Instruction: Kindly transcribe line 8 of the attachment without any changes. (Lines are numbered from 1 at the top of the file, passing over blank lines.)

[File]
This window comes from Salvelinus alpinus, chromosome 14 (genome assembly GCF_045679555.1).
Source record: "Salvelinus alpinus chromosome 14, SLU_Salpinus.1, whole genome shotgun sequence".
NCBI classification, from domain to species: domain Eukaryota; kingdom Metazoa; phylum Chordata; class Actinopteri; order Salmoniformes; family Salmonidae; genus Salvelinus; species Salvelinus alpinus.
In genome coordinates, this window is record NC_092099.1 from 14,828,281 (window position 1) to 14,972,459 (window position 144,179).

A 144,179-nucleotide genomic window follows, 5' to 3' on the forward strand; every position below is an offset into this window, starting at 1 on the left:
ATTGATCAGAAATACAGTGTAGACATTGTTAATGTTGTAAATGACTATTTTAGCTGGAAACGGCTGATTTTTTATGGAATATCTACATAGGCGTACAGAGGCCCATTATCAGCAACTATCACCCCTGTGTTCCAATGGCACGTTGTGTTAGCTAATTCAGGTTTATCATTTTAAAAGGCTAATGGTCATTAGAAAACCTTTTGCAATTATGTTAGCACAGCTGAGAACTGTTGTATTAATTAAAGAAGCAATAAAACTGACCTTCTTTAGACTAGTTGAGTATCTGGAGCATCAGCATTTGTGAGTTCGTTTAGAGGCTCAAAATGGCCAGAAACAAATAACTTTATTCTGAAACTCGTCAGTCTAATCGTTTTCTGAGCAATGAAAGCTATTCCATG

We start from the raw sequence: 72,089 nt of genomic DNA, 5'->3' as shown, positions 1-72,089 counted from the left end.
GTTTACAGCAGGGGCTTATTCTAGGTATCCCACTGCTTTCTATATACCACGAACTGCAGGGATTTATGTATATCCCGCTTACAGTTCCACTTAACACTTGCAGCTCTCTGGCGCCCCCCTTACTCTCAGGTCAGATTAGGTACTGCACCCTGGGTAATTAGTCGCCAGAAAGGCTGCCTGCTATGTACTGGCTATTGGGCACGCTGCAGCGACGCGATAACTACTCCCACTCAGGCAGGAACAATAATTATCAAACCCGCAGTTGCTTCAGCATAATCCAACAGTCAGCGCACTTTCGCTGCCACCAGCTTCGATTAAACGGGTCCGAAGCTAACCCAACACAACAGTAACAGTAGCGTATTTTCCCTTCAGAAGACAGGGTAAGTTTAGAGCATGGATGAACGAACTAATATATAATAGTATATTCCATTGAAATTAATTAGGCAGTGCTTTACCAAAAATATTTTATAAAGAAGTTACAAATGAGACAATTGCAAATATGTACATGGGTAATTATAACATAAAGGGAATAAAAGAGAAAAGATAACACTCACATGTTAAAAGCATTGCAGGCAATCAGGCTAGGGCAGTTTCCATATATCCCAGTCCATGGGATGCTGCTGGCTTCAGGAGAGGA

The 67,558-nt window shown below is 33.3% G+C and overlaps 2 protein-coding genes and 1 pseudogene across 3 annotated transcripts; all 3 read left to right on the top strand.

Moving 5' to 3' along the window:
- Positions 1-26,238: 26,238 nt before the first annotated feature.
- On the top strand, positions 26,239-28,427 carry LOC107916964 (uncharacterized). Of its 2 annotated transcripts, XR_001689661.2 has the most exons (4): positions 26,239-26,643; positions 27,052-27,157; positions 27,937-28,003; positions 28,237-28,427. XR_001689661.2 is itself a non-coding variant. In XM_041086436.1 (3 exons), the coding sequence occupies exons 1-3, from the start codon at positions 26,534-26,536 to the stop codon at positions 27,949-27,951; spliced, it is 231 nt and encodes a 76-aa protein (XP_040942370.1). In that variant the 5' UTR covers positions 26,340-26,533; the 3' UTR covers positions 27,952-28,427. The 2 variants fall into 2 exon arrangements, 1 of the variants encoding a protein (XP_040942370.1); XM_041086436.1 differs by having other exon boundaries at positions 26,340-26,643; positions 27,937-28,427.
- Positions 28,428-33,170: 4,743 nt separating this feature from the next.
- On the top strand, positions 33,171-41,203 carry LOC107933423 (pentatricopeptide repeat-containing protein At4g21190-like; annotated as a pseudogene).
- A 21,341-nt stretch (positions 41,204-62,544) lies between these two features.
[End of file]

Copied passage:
GTTTACAGCAGGGGCTTATTCTAGGTATCCCACTGCTTTCTATATACCACGAACTGCAGGGATTTATGTATATCCCGCTTACAGTTCCACTTAACACTTGCAGCTCTCTGGCGCCCCCCTTACTCTCAGGTCAGATTAGGTACTGCACCCTGGGTAATTAGTCGCCAGAAAGGCTGCCTGCTATGTACTGGCTATTGGGCACGCTGCAGCGACGCGATAACTACTCCCACTCAGGCAGGAACAATAATTATCAAACCCGCAGTTGCTTCAGCATAATCCAACAGTCAGCGCACTTTCGCTGCCACCAGCTTCGATTAAACGGGTCCGAAGCTAACCCAACACAACAGTAACAGTAGCGTATTTTCCCTTCAGAAGACAGGGTAAGTTTAGAGCATGGATGAACGAACTAATATATAATAGTATATTCCATTGAAATTAATTAGGCAGTGCTTTACCAAAAATATTTTATAAAGAAGTTACAAATGAGACAATTGCAAATATGTACATGGGTAATTATAACATAAAGGGAATAAAAGAGAAAAGATAACACTCACATGTTAAAAGCATTGCAGGCAATCAGGCTAGGGCAGTTTCCATATATCCCAGTCCATGGGATGCTGCTGGCTTCAGGAGAGGA